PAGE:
Tiago Cukur: the 18-year-old was the first of Watford’s many youth-signings in this transfer window. In his days with AZ Alkmaar’s academy, he scored 11 times in 27 appearances in official youth-competitions. He was linked with a move to AS Roma, so it appears as if Watford have done shrewd business in bringing in the composed finisher. The Hornets have given him a contract that runs through the summer of 2022 with the option to extend one year, which is longer than their typical offer for academy-incomers.

Henry Ochieng: the Kenyan Under-23 international midfielder joins the Hornets’ academy, like Cukur. Important to note is that Ochieng does have a considerable amount of first-team experience. The central-midfielder made his senior debut with Leyton Orient in 2016. Last season, for Irish first-tier side Cork City, Ochieng made 19 senior appearances. Although the 22-year-old’s current contract with Watford expires in the summer, the player’s noteworthy past makes him a decent, under-the-radar gamble who might progressively find himself competing for places on the match-day bus.

Maurizio Pochettino: the son of former Spurs/current PSG manager Mauricio Pochettino also initially joins Watford’s youth ranks. The 19-year-old became a full-time scholar at Tottenham’s academy in 2017. Like Ochieng, he is on the brink of coming into consideration for first-team action despite being brought in for the academy. The right-winger signed a four-year contract, which shows the club has high, yet reasonable, expectations for the youngster. 

Mitchel Bergkamp: like Pochettino, Bergkamp’s signature turns heads because of his famous last name (and yes, he is the son of Arsenal legend Dennis Bergkamp). The last player in Watford’s flurry of youth-transfer signings, Bergkamp has signed a six-month contract. The 22-year-old  has plied his trade with Almere City’s youth sides in the Netherlands for the past nine years. He is primarily an attacking midfielder. The gamble on Bergkamp is one with no long-lasting downside if it backfires.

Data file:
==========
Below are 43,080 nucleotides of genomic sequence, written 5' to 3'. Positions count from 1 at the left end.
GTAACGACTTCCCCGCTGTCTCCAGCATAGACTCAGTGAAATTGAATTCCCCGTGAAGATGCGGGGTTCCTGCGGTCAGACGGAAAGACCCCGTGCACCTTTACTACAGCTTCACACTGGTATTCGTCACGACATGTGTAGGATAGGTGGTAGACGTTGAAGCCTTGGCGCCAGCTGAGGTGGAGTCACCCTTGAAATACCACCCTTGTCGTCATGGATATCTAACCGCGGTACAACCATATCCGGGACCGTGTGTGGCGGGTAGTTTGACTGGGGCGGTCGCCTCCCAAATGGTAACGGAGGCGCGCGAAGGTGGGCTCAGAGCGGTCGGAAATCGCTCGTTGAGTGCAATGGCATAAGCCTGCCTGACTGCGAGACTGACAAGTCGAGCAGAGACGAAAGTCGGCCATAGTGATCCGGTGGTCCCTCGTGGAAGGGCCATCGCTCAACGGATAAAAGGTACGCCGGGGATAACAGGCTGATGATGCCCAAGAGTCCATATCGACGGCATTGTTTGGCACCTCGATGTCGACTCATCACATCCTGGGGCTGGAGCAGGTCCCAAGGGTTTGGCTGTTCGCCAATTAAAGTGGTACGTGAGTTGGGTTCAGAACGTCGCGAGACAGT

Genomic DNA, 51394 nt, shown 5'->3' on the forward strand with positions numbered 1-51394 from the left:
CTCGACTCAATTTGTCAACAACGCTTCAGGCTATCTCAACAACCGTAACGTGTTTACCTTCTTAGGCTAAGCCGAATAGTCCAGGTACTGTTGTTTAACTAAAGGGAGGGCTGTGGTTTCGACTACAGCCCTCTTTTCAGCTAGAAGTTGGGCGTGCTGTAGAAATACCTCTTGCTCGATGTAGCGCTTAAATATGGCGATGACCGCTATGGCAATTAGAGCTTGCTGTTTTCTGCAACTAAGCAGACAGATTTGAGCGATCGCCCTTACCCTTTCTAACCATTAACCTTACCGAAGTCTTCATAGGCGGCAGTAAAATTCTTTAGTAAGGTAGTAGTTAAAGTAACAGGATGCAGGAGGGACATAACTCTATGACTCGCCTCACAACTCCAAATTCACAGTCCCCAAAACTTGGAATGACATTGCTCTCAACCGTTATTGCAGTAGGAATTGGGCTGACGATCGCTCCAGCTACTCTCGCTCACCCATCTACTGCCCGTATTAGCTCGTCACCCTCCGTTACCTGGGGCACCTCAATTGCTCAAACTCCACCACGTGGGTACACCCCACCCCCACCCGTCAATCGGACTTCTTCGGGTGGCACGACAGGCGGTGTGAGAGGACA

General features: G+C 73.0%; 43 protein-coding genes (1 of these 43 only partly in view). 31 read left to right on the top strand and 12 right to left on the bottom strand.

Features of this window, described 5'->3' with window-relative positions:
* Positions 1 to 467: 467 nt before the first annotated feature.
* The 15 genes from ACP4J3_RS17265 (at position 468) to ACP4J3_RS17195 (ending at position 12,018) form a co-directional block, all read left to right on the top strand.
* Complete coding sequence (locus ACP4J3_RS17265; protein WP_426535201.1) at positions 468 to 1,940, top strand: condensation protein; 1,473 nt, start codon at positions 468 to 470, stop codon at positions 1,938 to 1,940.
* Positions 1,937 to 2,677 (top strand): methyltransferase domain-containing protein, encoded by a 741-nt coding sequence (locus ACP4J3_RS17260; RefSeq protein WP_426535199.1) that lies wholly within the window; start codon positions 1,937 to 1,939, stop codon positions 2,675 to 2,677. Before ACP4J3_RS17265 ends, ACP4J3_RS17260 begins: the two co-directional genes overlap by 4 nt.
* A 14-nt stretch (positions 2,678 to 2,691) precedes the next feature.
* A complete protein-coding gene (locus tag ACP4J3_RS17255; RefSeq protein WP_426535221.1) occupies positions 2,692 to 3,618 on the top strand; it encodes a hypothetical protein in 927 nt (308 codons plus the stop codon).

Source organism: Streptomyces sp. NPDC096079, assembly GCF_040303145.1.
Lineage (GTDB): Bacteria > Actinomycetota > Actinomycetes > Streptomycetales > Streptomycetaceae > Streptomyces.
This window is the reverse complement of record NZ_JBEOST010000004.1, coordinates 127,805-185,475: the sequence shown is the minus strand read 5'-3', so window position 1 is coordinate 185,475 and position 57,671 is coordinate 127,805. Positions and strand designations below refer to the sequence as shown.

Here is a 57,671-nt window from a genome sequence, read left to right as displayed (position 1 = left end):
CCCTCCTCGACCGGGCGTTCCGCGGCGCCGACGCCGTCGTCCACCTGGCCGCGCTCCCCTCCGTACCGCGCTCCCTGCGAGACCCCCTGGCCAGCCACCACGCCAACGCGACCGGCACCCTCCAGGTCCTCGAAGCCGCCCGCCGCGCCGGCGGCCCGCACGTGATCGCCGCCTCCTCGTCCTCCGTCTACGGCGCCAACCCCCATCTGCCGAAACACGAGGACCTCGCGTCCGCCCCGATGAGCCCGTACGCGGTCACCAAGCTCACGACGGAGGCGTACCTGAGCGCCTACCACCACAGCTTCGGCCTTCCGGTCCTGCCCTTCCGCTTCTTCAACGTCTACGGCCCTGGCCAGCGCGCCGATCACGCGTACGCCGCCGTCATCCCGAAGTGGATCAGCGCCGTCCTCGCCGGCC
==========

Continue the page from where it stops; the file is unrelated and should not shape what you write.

Etienne Capoue: the most notable of Watford’s departures, yet the most inevitable, the long-serving midfielder left the Hornets for Villareal in a roughly 2-million-pound transfer. From his inch-perfect diagonals to his never-snapping consistency, the gap left by Capoue’s departure is one that is nearly impossible to fill with the current financial standing of the Club. As pivotal as a player as Capoue would have been in the push for promotion, there was no stopping his departure. Now 32-years-old, Capoue deserves to be playing the last of his best years in a team competing in continental competition.

Gerard Deulofeu: another fan-favorite, Deulofeu’s departure was a bit less inevitable, and the timing of it was even more surprising. Although the Spaniard has been on loan to Udinese since the start of the season, the permanent transferring of him away from Vicarage Road was a move that crushed any hope Deulofeu would wear a Watford kit again. Although the transfer fee is unknown, especially due to the clubs being owned by the same family, Deulofeu’s departure was bound to have freed up some funds for Watford. Considering the Hornets tied Zinckernagel down to an over-five-year contract, the Club seemed prepared to let go of Deulofeu for good. Regardless, the move is disappointing to many Watford fans, and understandably so.